Inyo Mountains Slender Salamander,Batrachoseps campi(Marlow, Brode & Wake, 1979). (Plates 9.2 [from Hunter Canyon] and 9.3 [from French Spring], Map 9.3) 2–3 in (5–7.5 cm); dorsal pattern variable; background color dark brown to black; in some populations scattered green, lichenlike spots on body; in others the background color is completely overlain with silver flecks; only four toes on each foot. Habitat: Occurs only around permanent springs and seeps that provide a riparian habitat. Inyo Mountains Slender Salamanders are active at night. During the day they take shelter under moist rocks or in damp crevices. They have been found at springs as low as 1,800 ft (550 m) and as high as 8,600 ft (2,600 m). Remarks: The discovery in 1973 of these salamanders in the arid Inyo Mountains was unexpected. In the past, numerous biologists had visited many of the springs where these salamanders live without detecting them, because salamanders are not considered desert animals. Doubtless, additional populations will be found. These salamanders are relicts that entered the Inyo Mountains prior to the rise of the Sierra Nevada and the formation of the Mojave and Great Basin deserts. In some instances these isolated populations may consist of only a few hundred individuals. They are protected by state law and should not be collected. At the present time, capping of springs is the major threat to these populations. Range: Both east and west slopes of the Inyo Mountains. References: Marlow, Brode, and Wake (1979); Yanev and Wake (1981).
Localities: California, Inyo Co.: 6,800–7,000, 8,000–8,300 ft, Addie Canyon; 6,400 ft, Barrel Springs; 6,400 ft, Cove Springs; 3,500 ft, Craig Canyon; 6,000 ft, French Spring (LACM, MVZ); 1,800 ft, 2,200 ft, Hunter Canyon; 4,000 ft, Keynot Canyon; 6,500 ft, Lead Canyon (LACM, MVZ); 5,600 ft, Long John Canyon (LACM, MVZ); 3,500 ft, McElvey Canyon; 7,500 ft, top of ridge between Lead and Addie canyons; 7,200 ft, Waucoba Canyon; 4,700 ft, Willow Creek Canyon.
Owens Valley Web-toed Salamander, Hydromantessp. (no author, not yet described). (Plate 9.4) 3 1/2–4 1/2 in (9–11.5 cm); body and head very flattened; dorsal pattern variable; greenish brown to silver with scattered black spots; scattered lichenlike silver spots on ventral surface; feet with extensive webbing; four toes on front feet and five toes on hind feet. Habitat: The Owens Valley Web-toed Salamander occurs in the vicinity of permanent springs and mountain streams with riparian vegetation. Although this salamander is nocturnal, it can be encountered under wood and rocks in areas with moist soil. Remarks: The Genus Hydromantes is distributed in California, Italy, and Sardinia. The species in Europe are the only members of the lungless salamander family, Plethodontidae, in the Old World. The Owens Valley Web-toed Salamander was discovered in 1985 during field work in preparation for this chapter.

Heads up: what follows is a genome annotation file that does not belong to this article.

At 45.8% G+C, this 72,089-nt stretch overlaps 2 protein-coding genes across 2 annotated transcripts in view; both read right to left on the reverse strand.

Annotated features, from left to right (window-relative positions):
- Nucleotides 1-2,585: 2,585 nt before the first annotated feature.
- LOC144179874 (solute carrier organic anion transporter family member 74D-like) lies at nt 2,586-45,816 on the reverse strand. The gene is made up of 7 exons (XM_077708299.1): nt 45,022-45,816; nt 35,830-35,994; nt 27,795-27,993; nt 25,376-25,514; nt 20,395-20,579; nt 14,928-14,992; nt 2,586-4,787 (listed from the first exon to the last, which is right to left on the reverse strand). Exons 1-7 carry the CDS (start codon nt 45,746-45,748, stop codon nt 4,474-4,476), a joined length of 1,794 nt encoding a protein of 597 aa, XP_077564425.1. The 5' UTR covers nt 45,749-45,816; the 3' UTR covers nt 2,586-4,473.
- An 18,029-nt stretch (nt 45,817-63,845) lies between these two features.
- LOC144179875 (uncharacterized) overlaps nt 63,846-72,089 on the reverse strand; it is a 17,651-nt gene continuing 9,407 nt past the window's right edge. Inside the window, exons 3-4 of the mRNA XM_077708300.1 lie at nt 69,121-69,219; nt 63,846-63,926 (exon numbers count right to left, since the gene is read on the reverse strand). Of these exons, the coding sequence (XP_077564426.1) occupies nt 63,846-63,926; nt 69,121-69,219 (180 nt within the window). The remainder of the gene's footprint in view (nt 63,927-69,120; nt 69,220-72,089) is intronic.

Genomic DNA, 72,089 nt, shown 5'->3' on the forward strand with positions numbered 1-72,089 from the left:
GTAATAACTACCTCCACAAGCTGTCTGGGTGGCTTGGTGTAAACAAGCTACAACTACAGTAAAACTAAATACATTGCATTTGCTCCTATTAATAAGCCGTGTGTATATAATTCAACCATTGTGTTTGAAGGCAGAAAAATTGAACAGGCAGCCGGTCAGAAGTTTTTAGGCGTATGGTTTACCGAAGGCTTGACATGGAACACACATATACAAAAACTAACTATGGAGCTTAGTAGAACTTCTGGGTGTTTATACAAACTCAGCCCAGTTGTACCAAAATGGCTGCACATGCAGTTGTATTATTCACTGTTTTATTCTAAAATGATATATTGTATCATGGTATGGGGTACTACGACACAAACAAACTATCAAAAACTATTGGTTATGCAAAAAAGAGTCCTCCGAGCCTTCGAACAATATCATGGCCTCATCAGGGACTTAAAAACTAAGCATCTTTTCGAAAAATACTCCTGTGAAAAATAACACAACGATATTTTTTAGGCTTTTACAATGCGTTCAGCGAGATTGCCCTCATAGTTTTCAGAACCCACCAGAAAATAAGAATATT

Range: Eastern slopes of the Sierra Nevada, at least from the area around Owens Lake to Big Pine. Reference: Wake, Maxson, and Wurst (1978).
True Toads (Family Bufonidae)
Western Toad,Bufo boreas(Baird & Girard, 1852). (Plate 9.5, Map 9.4) 3–5 1/2 in (7.5–13.75 cm); marbled dorsal pattern of brown, gray, and green in equal proportions; distinct white or light yellow line down middle of back; ventral background color cream with black spots; small warts scattered over back; oblong gland (parotoid gland) behind eye is longer than upper eyelid. Habitat: In White-Inyo Range, occurs around permanent ponds and slow-moving streams. Western Toads are generally nocturnal; however, recently discovered populations in the northern White Mountains (see Map 9.4) are also active during the day, at least in spring and summer. Remarks: Western Toads are a common, wide-ranging species in much of the western United States, occurring from sea level to above 9,000 ft (2,740 m). They are often seen at night on roads and in yards in rural areas. In the White-Inyo mountains region, this species is generally restricted to valleys, but it has been found above 7,000 ft (2,130 m) in the Pinyon-juniper Woodland of the northern White Mountains. A Creosote Bush Scrub outpost for this species is Darwin Falls Canyon in the northern Argus Mountains. Here the Western Toad and the Red-spotted Toad (B. punctatus ) coexist and occasionally hybridize (see Red-spotted Toad account). At a second isolated locality, Fish Lake in Fish Lake Valley, Western Toads may be extinct due to the introduction of Bullfrogs (Rana catesbeiana ) (see Bullfrog account). Range: Darwin Falls Canyon, northern Argus Mountains; Owens Valley; vicinity of Fish Lake, Fish Lake Valley; extreme northern White Mountains. Reference: Karlstrom (1962).